The Adventures of Priscilla: Queen of the Desert is presented in DTS HD Master Audio 5.1.  Here is another peculiar sounding film.  Yes, it does have low budget roots, but the Blu-ray isn’t burning down the house so to speak.  Dialogue is clear, and the only things that may not come through may or may not be the Australian speak and lingo.  Music is one of the main stars and it could be that it’s just a dated source, but I felt that the sonics were not pumped up too much.  It was pretty ordinary.  Granted, I’m sure this Blu-ray release BURIES the old 2004 DVD special edition in terms of sound, which is why I give the final score a bit above average in the audio department.  Some of the musical performances sound really good.

Special Features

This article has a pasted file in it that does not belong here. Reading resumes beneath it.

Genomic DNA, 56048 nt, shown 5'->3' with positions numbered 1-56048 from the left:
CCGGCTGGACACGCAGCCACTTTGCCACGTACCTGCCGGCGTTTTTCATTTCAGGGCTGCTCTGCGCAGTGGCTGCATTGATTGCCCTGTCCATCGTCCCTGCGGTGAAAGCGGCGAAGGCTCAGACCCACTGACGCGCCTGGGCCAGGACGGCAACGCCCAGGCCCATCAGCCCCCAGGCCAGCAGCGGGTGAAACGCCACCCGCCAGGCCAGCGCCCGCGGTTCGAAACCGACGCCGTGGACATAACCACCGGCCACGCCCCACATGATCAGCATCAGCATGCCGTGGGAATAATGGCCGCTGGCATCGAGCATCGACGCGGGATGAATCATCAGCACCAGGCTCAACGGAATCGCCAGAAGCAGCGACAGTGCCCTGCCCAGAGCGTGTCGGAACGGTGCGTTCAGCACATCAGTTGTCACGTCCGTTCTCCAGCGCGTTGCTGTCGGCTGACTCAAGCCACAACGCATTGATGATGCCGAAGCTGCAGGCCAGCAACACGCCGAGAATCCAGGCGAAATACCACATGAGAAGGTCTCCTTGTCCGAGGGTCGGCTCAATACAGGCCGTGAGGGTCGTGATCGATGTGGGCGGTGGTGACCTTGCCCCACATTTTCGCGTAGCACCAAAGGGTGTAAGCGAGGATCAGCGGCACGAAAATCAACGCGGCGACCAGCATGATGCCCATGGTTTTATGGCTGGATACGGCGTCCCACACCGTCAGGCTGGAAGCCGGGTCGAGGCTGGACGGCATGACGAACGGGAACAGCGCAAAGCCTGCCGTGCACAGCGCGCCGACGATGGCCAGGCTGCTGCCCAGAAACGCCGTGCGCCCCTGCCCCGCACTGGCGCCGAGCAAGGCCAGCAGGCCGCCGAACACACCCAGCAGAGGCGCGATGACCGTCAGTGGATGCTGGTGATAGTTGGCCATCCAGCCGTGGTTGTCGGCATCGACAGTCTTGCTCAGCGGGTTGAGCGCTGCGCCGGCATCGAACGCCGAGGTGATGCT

The Adventures of Priscilla: Queen of the Desert contains a small platter of special features.  Contained within this shiny Blu-ray we are treated to a director’s commentary, an excellent featurette, a blooper reel that shows you how real blooper reels should be done, and more.  The making-of featurette with the director is really neat, by the way.  All of the special features are presented in SD.

  • Audio Commentary by Director Stephan Elliott
  • Birth of a Queen Featurette
  • Deleted Scenes
  • Tidbits from the Set
  • The Bus from Blooperville Outtakes
  • Original Theatrical Trailer

Final Thoughts

If you like drama, comedies, and musicals with a message to tell I have no doubt that you will enjoy what The Adventures of Priscilla: Queen of the Desert has to offer.  It features stand out performances by Hugo Weaving, Guy Pearce, and Terence Stamp.  There is plenty of material in this film even for those with the most discerning of tastes.    Have fun!   



Order The Adventures of Priscilla: Queen of the Desert on Blu-ray!


Gerard Iribe is a writer/reviewer for Why So Blu?. He has also reviewed for other sites like DVD Talk, Project-Blu, and CHUD, but Why So Blu? is where the heart is. You can follow his incoherency on Twitter: @giribe

Comments are currently closed.